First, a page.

(“I SPEND THIS ENTIRE MOVIE YELLING!”)
Terminator Salvation might be the coolest looking, most visually impressive, best choreographed movie I’ve seen all year, and it would be even better if they’d actually finished writing the script.
During the press tour, director McG had been saying all the right things – acknowledging that letting the Charlie’s Angels guy direct a Terminator movie sounds like a horrible idea, and that having a name like “McG” might make a person sound like kind of a douchebag. He went out of his way to show deference, which made his argument that he’d made a worthy sequel sound sincere. He even went so far as to say on a radio show that he was tempted to give out his phone number on the air “so that people who don’t like it can call me for a refund.” Hey, McG, does that offer still stand? I know a few people who owe you a call…
Terminator Salvation starts out on the right foot, immersing us in a fully-realized vision of the post-judgment day future. The cinematography is gritty and gorgeous, and the fight scenes, which begin early and continue often, are full of ball-rattling bass groans and whizzing tracer bullets. So far so good. But it isn’t long before you realize there isn’t much happening here beyond people running from explosions. The dialog is the bare minimum necessary for exposition and the plot holes start out niggling but forgivable, and eventually descend into utter ridiculousness. We’ll get to that later.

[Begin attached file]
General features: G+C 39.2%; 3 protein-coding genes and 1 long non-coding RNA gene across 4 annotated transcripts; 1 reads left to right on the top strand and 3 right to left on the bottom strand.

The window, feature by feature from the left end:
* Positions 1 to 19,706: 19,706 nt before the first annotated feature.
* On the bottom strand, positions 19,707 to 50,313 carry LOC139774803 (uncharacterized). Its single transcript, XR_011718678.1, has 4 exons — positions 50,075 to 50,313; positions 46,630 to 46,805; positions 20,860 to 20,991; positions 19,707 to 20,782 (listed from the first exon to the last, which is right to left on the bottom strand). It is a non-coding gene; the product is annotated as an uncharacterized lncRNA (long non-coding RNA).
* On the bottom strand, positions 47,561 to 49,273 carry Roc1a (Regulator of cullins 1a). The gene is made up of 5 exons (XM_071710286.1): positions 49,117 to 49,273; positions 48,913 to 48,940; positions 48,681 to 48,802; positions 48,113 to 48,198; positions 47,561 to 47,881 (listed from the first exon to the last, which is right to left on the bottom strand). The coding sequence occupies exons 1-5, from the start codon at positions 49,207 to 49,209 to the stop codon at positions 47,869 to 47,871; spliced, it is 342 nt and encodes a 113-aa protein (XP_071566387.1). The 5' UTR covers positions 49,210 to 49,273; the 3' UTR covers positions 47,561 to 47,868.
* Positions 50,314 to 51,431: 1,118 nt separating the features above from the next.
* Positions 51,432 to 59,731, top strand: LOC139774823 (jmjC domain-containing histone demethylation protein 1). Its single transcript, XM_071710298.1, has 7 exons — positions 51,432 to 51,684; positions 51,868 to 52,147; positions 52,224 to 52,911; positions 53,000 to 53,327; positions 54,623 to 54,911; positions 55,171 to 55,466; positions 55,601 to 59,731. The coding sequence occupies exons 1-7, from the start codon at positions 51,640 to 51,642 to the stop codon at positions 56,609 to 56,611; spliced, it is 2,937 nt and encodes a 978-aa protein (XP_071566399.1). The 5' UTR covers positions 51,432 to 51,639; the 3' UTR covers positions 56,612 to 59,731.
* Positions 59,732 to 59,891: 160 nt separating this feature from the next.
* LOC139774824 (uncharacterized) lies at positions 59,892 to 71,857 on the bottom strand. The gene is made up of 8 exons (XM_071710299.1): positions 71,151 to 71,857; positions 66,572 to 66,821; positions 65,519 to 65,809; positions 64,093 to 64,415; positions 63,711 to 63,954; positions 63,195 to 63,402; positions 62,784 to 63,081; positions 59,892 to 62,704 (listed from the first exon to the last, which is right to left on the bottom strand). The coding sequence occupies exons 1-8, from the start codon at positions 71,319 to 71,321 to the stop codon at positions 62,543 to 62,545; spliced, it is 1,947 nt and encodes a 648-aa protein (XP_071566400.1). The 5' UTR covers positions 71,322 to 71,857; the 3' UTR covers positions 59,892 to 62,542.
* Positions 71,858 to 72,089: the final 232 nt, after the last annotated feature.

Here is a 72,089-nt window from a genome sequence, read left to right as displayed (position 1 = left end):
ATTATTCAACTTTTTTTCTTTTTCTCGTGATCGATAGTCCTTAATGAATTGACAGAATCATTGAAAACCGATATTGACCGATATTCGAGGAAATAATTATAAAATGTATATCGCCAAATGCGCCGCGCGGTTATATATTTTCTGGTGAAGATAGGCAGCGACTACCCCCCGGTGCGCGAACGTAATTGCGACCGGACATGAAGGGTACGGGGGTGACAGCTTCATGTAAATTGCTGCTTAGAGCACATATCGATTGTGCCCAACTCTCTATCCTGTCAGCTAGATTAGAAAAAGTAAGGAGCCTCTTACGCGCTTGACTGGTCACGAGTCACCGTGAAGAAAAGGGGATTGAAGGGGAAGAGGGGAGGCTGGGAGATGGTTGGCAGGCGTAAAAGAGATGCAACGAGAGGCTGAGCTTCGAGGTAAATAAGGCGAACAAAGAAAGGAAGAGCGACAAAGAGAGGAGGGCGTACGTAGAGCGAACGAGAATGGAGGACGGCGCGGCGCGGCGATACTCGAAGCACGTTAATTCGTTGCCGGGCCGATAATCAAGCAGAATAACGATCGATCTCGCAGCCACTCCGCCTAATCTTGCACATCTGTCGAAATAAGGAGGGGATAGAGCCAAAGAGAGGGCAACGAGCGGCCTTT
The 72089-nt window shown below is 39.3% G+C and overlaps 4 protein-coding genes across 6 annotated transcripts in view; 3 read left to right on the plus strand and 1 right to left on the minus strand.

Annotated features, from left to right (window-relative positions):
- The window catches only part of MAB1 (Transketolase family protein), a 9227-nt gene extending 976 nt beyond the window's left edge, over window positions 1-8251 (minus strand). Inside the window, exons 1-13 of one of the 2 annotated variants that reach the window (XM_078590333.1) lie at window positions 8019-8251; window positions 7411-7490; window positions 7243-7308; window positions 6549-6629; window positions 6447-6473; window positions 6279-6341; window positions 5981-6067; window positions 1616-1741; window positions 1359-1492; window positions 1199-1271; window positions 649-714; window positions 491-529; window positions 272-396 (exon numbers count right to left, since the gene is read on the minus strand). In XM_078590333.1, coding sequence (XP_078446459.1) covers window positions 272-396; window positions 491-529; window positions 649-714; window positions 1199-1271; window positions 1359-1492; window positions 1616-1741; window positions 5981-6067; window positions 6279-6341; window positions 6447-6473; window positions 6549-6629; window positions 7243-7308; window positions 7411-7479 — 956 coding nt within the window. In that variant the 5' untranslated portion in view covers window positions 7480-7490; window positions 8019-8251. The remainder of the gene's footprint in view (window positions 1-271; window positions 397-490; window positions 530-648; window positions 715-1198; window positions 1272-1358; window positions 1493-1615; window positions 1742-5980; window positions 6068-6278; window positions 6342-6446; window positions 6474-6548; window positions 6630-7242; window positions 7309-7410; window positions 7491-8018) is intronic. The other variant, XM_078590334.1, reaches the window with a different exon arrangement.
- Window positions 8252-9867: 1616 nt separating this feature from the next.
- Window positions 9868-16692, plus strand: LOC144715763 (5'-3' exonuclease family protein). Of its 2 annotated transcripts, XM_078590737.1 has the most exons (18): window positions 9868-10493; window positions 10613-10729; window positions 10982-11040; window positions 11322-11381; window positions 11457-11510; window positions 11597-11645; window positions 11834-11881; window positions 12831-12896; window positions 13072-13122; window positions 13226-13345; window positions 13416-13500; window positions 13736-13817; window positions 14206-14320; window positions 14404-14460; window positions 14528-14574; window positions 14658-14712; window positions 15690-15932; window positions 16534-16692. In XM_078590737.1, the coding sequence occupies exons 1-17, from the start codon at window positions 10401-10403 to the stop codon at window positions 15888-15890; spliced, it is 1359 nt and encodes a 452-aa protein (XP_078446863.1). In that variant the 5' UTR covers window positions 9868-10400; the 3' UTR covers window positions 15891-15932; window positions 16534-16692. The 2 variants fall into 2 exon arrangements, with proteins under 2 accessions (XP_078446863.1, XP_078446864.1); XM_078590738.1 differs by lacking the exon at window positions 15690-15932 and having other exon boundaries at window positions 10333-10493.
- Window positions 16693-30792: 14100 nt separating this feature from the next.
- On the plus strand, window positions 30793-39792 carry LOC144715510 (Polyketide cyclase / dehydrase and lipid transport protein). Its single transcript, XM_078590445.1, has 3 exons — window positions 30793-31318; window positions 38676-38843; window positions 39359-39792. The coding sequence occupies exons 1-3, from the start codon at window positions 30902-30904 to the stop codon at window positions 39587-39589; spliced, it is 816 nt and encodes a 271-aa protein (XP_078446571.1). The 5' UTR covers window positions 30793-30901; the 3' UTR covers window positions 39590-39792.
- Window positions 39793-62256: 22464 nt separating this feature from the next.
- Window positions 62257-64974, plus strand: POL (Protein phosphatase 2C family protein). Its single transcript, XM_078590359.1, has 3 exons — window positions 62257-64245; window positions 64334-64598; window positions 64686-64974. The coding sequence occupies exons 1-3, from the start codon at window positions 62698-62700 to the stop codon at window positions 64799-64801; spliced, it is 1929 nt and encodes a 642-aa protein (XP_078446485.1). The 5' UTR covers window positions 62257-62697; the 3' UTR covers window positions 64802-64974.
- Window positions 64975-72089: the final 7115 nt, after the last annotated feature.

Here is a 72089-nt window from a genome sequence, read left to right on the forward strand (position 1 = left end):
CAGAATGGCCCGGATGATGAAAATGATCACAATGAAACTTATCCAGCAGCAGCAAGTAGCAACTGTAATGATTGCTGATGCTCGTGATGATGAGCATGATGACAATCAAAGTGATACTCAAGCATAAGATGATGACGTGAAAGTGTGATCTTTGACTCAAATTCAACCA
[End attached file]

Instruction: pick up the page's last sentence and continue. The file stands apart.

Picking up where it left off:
Okay, examples: early in the movie Christian Bale-as-John Connor is flying away from the scene of a battle, of which he was the only survivor. They’re flying over the ocean in a rainstorm and Connor’s talking to the resistance’s central command, which is headquartered in a submarine. Connor doesn’t like what centcom has to say (because Connor is a brash lieutenant who plays by his own rules, you see) so he does what anyone would do: he demands that his pilot open the rear plane hatch so he can jump out of it into raging 30-foot swells. We see Connor jump. Direct cut to Connor soaking wet inside the submarine, getting chewed out by the general for “do you know how much this little stunt of yours is going to cost us??! You’re a loose cannon, Connor!” – a vignette straight out of every 80s action movie ever. Now: even ignoring the fact that jumping out of a plane into the ocean would cause at the very least severe injury, how the f*ck are we to conclude Connor got from the surface of the waves to the inside of a submarine? I assume the answer is something along the lines of “Uh… Shut up, dude, details are for pussies.”